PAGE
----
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J Clin Psychiatry. 2004 Jan;65(1):104-9.

Olanzapine versus placebo in the treatment of borderline personality disorder.

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  • 1Department of Psychiatry, University of New Mexico School of Medicine, Albuquerque, NM 87131, USA.



Atypical antipsychotics are increasingly used in clinical practice in the management of borderline personality disorder (BPD), and a small but growing body of literature supports their efficacy. Here, we report the results of a double-blind, placebo-controlled study of olanzapine as a treatment for BPD.


Forty BPD patients (25 female, 15 male) were randomly assigned in equal numbers to olanzapine and placebo. Diagnoses were made using the Structured Clinical Interview for DSM-IV Axis II Personality Disorders and the Mini-International Neuropsychiatric Interview. Patients with schizophrenia, bipolar disorder, or current major depression were excluded. Olanzapine dosage was flexible, and the dose range was 2.5 to 20 mg/day, with most patients receiving 5 to 10 mg/day. No concomitant psychotropic medications were allowed. Patients were assessed at baseline and at 2, 4, 8, and 12 weeks. The primary outcome was change in the total score for the 9 BPD criteria on a 1-to-7 Likert scale, the Clinical Global Impressions scale modified for borderline personality disorder (CGI-BPD), using an analysis of covariance model including baseline score as covariate. Data were collected from July 2000 to April 2002.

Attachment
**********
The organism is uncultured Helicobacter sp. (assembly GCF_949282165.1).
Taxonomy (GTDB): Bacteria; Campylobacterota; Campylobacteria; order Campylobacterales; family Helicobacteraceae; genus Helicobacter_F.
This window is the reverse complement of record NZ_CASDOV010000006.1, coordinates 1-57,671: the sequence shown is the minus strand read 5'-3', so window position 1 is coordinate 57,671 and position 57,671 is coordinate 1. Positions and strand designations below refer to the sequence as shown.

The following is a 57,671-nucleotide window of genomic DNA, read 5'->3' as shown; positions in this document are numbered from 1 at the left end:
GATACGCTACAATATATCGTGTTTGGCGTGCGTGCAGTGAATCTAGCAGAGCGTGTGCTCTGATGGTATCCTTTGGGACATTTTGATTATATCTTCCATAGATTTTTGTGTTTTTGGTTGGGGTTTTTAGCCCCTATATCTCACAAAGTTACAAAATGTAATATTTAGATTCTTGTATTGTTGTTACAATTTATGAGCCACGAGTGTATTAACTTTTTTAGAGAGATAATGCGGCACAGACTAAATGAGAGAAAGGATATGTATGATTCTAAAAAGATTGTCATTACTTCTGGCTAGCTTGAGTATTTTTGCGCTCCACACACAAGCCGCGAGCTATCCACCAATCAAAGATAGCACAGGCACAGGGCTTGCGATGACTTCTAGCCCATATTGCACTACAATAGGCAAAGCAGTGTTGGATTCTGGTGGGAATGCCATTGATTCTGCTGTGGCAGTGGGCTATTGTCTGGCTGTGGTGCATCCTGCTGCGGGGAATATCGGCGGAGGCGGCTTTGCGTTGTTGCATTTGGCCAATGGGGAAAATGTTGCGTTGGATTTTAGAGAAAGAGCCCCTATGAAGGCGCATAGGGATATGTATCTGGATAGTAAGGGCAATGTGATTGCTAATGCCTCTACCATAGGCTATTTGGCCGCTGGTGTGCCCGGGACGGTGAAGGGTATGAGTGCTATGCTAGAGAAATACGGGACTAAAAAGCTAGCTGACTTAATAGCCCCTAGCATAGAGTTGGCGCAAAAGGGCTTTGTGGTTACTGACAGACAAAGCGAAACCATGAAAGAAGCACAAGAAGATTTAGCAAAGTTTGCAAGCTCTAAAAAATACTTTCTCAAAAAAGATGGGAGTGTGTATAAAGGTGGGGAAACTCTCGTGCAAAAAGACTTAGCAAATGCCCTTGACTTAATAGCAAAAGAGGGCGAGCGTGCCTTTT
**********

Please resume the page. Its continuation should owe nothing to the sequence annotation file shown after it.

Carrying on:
Olanzapine was found to be significantly (p <.05) superior to placebo on the CGI-BPD at endpoint, with separation occurring as early as 4 weeks. Similar results were found for the single-item Clinical Global Impressions scale. Weight gain was significantly (p =.027) greater in the olanzapine group.


This study supports the efficacy of olanzapine for symptoms of BPD in a mixed sample of women and men. Further studies with olanzapine and other atypical antipsychotics are needed.

[PubMed - indexed for MEDLINE]
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